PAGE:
The Drama Club was making their way onto the stage with props in hand. The velvet curtains were drawn and the audience was quickly filing in. You can hear the soft chatter among them as they took their seats. At the moment I was standing to the right of the stage along with a few other performers. We all watched as the scene in before us came to life.
It didn’t take me long to recognize that the play that Rachel and the rest of the Drama club were going to preform was the Wizard of Oz. With large colorful tissue paper flowers, a wooden panel that is painted to look like an aged house, a few buildings painted in the back with stairs leading up to them, and of course the famous yellow brick road cuts a path through it all.
Ms. Meade hollered at everyone who wasn’t in the Drama Club to get off the stage. I took a few steps backwards like the people around me did so I could still have a view of what was going on. The curtains were still closed and the narrator to the play was voicing what has happened before the scene laid out on the stage. He described the part where Dorothy was caught in a storm on her family’s farm. Dorothy couldn’t make it into the storm cellar with the rest of her family in time so she, and her pup named Toto, took shelter in her bedroom. A twister came through and Dorothy was carried up into it. When she came crashing back down she landed in Oz at Munchkin Land, where the play begins.
Rachel came out from behind the old house dressed as Dorothy. With her dark brown wig, blue and white checkered dress, her two pigtails, and the little basket with a stuffed terrier in it, she looked the part. She took a few steps forward and said “Toto, I’ve a feeling we’re not in Kansas anymore.” The Good Witch of the North, a tall blonde that I didn’t recognize, appeared from the other side of the stage dressed in a sparkly pink gown. She introduced herself to Dorothy and asked her if she was a good or a bad witch. Dorothy replied that she was neither. Shortly after the Good Witch called out her Munchkins, little kids from the nearby school appeared in brightly colored clothes. They all sang a variety of songs and danced around the stage.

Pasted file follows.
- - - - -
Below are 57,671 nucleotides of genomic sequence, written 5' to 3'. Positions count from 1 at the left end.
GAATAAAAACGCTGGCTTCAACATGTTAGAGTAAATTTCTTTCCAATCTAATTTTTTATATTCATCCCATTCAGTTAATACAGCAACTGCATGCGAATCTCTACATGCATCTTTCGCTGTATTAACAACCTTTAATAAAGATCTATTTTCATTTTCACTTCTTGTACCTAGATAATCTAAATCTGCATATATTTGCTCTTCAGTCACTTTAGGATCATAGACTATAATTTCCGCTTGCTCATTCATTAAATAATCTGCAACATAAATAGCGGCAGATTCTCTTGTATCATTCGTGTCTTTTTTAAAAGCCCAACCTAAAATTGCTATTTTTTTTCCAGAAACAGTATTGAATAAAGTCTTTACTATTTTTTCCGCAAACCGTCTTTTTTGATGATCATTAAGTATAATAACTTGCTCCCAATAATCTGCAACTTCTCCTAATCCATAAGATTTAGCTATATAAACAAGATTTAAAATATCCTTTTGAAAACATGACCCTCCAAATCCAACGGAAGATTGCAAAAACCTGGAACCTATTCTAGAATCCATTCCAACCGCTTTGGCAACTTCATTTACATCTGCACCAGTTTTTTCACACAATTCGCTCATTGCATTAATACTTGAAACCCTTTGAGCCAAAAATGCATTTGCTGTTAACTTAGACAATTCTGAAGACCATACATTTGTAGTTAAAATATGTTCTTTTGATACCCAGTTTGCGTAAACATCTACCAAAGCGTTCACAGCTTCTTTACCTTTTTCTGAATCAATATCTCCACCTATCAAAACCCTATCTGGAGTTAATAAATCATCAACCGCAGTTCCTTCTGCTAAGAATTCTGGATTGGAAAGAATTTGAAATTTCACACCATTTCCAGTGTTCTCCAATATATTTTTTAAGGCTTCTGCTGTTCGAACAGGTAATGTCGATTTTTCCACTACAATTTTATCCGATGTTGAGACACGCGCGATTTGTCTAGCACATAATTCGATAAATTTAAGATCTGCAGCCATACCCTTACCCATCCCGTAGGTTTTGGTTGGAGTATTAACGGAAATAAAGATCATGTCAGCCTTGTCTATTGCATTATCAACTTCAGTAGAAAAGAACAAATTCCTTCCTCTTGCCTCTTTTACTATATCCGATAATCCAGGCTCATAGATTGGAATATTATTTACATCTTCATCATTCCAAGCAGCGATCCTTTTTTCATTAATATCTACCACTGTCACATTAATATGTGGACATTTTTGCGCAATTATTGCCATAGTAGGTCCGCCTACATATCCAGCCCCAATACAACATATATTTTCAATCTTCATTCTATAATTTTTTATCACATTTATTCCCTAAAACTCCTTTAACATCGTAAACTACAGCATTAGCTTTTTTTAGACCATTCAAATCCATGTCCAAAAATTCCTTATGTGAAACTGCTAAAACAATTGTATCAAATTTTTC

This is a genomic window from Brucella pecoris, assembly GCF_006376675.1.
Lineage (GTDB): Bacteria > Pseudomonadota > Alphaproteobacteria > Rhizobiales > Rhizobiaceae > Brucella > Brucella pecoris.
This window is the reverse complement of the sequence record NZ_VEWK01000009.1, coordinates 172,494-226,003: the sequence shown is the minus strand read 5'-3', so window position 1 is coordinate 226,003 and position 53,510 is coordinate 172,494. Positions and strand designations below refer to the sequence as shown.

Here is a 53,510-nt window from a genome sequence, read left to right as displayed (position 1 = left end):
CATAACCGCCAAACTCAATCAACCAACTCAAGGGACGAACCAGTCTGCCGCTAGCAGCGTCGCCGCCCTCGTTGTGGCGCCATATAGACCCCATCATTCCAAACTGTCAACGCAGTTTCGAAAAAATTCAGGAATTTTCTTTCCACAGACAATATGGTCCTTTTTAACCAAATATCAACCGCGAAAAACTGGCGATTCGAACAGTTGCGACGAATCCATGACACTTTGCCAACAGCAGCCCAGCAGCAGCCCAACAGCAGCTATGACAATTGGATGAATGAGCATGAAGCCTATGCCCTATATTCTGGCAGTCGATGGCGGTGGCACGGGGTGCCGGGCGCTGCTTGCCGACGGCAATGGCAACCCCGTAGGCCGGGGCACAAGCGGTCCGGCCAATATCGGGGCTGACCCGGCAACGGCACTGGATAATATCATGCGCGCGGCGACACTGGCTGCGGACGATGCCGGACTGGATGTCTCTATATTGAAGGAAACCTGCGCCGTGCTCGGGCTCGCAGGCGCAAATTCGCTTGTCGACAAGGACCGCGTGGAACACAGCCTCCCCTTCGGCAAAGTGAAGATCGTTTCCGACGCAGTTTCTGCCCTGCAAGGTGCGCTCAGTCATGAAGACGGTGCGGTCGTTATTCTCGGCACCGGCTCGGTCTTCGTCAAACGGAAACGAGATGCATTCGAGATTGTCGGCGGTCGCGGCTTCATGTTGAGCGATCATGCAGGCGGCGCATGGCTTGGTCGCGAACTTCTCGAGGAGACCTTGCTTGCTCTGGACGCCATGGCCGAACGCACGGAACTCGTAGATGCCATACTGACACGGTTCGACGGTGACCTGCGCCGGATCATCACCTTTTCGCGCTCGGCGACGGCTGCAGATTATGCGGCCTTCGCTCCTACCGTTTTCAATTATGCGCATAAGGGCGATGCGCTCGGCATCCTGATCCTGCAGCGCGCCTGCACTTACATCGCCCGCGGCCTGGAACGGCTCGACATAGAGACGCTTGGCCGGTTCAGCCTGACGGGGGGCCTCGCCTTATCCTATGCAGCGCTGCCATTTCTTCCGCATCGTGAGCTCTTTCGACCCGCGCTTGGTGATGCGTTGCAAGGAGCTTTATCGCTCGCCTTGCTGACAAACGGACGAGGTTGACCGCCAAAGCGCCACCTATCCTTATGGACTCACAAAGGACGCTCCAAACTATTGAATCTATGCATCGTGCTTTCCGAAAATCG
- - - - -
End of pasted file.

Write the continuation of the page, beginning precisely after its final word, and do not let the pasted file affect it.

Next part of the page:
The other performances passed by as I remained behind stage helping Ms. Meade direct everyone where to go. Before I knew it Abbie was up next to go on stage. I saw her standing near the left entrance to the stage, her hands clenching and unclenching at her side. I came up behind her and spun her around, pulling her into a hug. I whispered into her ear, “Go out them and show them your masterpiece.”
She gave me a quick squeeze and with a smile on her face she walked onto the stage. I didn’t move from my spot so I was able to see her on stage with her artwork beside her. A bright spotlight shined on the painting, allowing bits and pieces to shine with its reflection. The canvas looked more amazing on the stage then it did in the dim closet.